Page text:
Doolittle, Sean. Lake Country.

NY: Bantam, 2012.

Doolittle has published half a dozen novels now and has made a name for himself as a writer of wry noir crime stories leavened with humor. This one begins after Wade Benson, a successful Minneapolis architect who works too hard, makes a terrible mistake. One night, he drowses off while driving home late and his SUV destroys the much smaller car of college student Becky Morse, who is killed. Benson gets five years’ probation (with an interesting twist) but the incident leaves him with a heavy psychological burden — especially since Becky’s brother was killed in Iraq a couple days later and their father committed suicide the day after that.

Then we have Darryl Potter and Mike Barlowe, both of whom had served in the Marines with young Pvt. Morse. Five years later, Barlowe has a plastic knee, a diagnosis of PTSD, and a deep revulsion against guns and violence. Darryl has a Bad Conduct Discharge, a drinking problem, and a job as a collector for a nerdish young bookie. Darryl also thinks Benson got off way too easy. Maybe he’ll do something about that. Finally, there’s Maya Lamb, reporter for News7, whose first big story on her arrival in the Twin Cities was the death of Becky Morse and who is now facing early burnout.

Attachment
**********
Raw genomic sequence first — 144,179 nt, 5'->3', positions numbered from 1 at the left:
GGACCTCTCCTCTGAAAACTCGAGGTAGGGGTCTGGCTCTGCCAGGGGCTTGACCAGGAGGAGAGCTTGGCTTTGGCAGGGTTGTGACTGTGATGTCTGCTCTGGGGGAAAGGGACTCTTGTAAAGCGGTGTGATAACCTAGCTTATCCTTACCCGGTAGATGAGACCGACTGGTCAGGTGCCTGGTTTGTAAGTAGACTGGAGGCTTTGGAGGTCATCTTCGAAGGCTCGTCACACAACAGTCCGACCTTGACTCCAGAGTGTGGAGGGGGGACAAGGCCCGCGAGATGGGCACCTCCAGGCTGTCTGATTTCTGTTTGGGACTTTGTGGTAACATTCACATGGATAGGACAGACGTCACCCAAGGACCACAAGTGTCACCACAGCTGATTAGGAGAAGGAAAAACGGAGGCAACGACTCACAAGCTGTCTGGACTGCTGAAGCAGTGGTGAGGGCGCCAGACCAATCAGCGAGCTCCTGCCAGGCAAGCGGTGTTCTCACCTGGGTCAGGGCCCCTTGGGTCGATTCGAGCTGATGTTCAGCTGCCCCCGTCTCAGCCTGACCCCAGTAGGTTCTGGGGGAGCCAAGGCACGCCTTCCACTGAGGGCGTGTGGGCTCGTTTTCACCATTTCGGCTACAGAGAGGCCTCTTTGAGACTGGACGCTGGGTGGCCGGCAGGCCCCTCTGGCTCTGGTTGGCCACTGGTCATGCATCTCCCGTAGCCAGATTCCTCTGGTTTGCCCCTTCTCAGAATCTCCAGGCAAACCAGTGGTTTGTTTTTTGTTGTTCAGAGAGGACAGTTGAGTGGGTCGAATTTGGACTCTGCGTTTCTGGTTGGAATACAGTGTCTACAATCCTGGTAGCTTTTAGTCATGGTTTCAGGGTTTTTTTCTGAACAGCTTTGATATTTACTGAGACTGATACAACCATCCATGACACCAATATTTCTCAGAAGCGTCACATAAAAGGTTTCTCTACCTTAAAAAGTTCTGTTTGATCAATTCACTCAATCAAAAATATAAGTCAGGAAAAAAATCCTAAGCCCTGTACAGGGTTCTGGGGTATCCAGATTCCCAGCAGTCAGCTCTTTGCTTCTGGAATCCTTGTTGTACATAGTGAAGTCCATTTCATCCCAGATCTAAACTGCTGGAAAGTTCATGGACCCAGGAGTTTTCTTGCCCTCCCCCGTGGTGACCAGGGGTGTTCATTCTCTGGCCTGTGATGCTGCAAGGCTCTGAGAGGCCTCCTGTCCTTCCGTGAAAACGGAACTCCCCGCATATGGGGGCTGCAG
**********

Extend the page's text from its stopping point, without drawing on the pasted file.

Darryl’s kidnapping of the architect’s daughter, Juliet — now the same age Becky was when she died — starts events rolling that no one can control, with Mike determined to rescue his friend from his headlong self-destruction, and the Vietnam-era ex-Marine who runs the bar where Mike and Darryl hang out getting sucked in against his better judgment, and the young bookie’s bail-bondsman uncle lending him a psychopathic bounty hunter who wants the posted reward, and Maya trying to decide whether she really cares enough anymore to cover this riff on her earlier story.

Doolittle is very good at characters with problems and even better at crisp dialogue that brings the speakers even more sharply into focus. The action is nearly non-stop this time and it’s clear this would make an excellent film. Doolittle has earned a place on my “automatic” list.


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